WILLIAM'S DOUBLE LIFE 69
" Yes," agreed William sadly, " I expect he was."
"You're very alike in features though, aren't you ?" she went on with interest. " It must be difficult for people to tell you apart."
" Yes," agreed William, warming to his theme, " lots of people can't tell us apart. His nose is just a bit longer. That's one way of telling us."
" Yes," she agreed still with great interest, " I believe it is, now you mention it. And his ears stick out more."
" Do they ? " said William coldly.
" I'm just on my way to call on your parents to complain of your brother," went on the lady, her interest turning to severity. " I found him this morning trespassing in my garden, stealing my apples and catching fishes in my pond. Do you know about it ? "
William wondered for a minute whether to know about it, and finally decided that it would be more effective to know about it than not to. His mournful and virtuous expression deepened.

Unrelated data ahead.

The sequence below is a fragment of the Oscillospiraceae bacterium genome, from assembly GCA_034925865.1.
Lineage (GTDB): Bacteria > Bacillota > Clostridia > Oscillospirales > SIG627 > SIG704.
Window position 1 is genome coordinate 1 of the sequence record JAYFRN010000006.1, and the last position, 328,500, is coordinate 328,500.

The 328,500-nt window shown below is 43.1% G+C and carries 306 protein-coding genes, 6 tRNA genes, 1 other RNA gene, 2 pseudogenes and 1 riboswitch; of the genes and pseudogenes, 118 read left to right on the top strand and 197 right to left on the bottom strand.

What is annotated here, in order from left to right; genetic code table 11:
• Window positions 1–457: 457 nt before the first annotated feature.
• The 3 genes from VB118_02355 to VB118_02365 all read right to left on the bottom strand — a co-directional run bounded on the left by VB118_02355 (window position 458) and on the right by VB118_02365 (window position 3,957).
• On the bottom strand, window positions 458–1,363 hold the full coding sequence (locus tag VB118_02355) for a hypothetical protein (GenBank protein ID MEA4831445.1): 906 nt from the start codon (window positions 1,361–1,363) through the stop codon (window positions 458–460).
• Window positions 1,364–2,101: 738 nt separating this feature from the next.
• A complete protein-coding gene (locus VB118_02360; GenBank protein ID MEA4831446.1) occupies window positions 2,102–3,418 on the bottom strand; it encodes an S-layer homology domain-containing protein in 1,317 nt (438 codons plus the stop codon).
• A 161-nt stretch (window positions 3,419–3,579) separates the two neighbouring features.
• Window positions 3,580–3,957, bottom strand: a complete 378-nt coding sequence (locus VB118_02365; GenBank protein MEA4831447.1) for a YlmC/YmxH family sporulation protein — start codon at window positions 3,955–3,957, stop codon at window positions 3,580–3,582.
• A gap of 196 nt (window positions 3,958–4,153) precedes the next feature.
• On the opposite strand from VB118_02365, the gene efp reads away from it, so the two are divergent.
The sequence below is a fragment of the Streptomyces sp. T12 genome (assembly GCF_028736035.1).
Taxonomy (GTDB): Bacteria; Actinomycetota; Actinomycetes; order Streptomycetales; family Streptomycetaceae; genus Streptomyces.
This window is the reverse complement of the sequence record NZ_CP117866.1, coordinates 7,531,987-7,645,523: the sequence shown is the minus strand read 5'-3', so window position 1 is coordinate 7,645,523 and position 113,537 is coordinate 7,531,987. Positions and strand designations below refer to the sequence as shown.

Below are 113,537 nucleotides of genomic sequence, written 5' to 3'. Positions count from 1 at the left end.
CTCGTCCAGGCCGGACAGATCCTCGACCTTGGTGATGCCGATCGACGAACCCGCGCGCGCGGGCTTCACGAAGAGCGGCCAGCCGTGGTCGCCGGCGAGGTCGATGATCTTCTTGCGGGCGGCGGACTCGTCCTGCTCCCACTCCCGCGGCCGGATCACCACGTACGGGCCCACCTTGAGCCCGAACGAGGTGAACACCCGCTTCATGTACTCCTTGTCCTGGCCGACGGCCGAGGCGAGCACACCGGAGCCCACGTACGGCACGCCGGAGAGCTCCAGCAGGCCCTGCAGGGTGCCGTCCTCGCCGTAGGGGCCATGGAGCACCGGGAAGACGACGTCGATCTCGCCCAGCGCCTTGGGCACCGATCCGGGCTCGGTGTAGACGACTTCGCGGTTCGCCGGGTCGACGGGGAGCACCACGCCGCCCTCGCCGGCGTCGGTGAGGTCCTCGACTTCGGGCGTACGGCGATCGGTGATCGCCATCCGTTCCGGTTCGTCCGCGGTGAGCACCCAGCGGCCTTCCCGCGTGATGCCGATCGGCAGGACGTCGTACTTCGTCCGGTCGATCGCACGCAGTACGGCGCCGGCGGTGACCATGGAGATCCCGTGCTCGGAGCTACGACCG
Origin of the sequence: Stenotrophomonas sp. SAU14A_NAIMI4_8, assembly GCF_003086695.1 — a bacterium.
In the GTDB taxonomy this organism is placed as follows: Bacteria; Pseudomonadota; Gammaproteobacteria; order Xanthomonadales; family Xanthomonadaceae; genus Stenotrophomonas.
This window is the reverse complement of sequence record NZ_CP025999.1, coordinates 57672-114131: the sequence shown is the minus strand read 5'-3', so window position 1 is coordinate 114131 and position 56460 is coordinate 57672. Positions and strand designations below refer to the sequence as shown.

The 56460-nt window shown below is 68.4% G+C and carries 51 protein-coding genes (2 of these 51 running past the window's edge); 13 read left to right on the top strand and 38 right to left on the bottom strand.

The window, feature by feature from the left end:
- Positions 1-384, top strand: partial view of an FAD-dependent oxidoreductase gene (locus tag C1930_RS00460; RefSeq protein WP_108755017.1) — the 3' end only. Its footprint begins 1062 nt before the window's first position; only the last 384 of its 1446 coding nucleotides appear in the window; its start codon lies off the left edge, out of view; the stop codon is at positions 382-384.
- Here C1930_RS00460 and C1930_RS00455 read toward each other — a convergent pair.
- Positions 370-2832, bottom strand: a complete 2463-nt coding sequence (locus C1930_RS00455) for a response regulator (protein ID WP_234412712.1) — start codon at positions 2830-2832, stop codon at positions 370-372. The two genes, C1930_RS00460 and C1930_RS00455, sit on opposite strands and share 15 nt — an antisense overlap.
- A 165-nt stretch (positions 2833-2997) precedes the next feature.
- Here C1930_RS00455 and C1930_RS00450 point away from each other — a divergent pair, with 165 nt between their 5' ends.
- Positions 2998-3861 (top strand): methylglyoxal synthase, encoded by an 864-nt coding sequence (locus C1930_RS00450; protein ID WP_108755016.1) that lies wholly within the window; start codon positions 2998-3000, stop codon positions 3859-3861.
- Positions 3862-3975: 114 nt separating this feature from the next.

" Yes," he said, " he told me about it. I was jus' comin' to—to see you about it."
" Why ? " said the lady.
" I was comin' to ask you to let him off jus' for this once," said William more mournfully, more virtuously, than ever. " I was goin' to ask you not to go an' see my father an' mother about him this time."
It was quite evident that the lady was touched by his appeal.
" You don't want your dear parents troubled by it, I suppose ? " she said.
" Yes," said William, " that's it. I don't want my dear parents troubled by it."
She pondered deeply.
" I see," she said. " Well, your consideration for your parents does you credit—er—what is your name ? "